Michelle Adkerson

In this humorous and captivating first novel, Porter Shreve lets Gordon Hatch, intrepid second-string obituary writer, tell us his own story as he sits, so he believes, on the threshold of his destiny: to be a great newspaperman, just like his father. When the young, insistent widow Alicia Whiting calls in an obituary and woos him with the promise of a story, Hatch is doubtful but captivated. He follows her step by step into romance, and then, quite possibly, to the very story that will bring him the fame he seeks.

Readers who enjoy a wry chuckle at the expense of their heroes will enjoy The Obituary Writer. We see far more clearly than does the earnest and deluded young stringer that the story around the next corner is more than likely not what he expects. What captivates the readers, though, is that it's not necessarily what we expect either. Shreve strings both the deluded Hatch and his wiser readers along, twisting and turning his story in unexpected ways, even to the last page.

Along the way, Shreve introduces us to a panoply of deftly drawn eccentrics: first-string obituary writer Dick Ritger, who wears a mouthguard to prevent chewing himself from the inside out; the former girlfriend, Thea, who has moved to town just to be near Hatch; Hatch's opera-loving mother and her incessant phone calls; the ghouls who frequent the crime scenes Hatch attends during his off-time and who are eager to share their collection of corpse photos; Alicia's sister-in-law, who despises the young widow and fills Hatch's head with suspicions even as he frequents Alicia's bed; and Alicia herself, the lovely young widow with secrets.

Best of all, Shreve gives us Hatch himself, whose delusions and exaggerations threaten to unmask him at any moment. Knowing his mother expects his own greatness to approach his father's, Hatch has been telling her and the mysterious Alicia that he is an undercover investigator, involved in a story on the verge of breaking wide open. What he doesn't understand—and what is both delightful and intriguing for the reader in this difficult-to-put-down first novel—is that Hatch's newsman's nose is not proven yet, and the story he expects may be something altogether different.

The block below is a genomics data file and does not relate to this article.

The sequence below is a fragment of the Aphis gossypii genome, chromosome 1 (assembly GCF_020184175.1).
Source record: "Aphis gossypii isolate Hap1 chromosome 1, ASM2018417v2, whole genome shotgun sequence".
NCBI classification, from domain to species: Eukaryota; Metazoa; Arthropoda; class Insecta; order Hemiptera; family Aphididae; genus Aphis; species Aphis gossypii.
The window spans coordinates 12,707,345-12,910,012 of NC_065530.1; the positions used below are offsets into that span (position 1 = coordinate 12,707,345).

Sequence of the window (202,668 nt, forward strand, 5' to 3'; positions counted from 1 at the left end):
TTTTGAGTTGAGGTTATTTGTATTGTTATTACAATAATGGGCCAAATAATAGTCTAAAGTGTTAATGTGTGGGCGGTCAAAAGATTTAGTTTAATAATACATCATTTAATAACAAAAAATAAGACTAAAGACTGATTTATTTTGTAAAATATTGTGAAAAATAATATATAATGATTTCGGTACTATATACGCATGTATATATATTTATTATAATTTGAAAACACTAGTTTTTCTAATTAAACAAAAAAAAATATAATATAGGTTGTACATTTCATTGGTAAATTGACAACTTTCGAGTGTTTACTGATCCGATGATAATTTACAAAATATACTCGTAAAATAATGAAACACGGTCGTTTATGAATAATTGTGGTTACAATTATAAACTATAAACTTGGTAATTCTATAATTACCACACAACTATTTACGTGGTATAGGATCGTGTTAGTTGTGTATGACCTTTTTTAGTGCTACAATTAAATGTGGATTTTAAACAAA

D. Michelle Adkerson is a writer and editor in Nashville.

In this humorous and captivating first novel, Porter Shreve lets Gordon Hatch, intrepid second-string obituary writer, tell us his own story as he sits, so he believes, on the threshold of his destiny: to be a great newspaperman, just like his father. When the young, insistent widow Alicia Whiting calls in an obituary and woos […]

The 1920s—that first foray into the Modern, that Age of Art—marked seismic shifts in the way we see (Cubism, Dadaism, et al.), hear (Hemingway and Hilda Doolittle, the poet known by the pen name H.D.), and interpret (psychoanalysis). It was the decade that forever changed American music and dance (Ethel Waters, the Charleston). Most important, though, that delicious, self-indulgent decade gave birth to the New Woman. These liberated women didn't just let down their hair; they cut it off.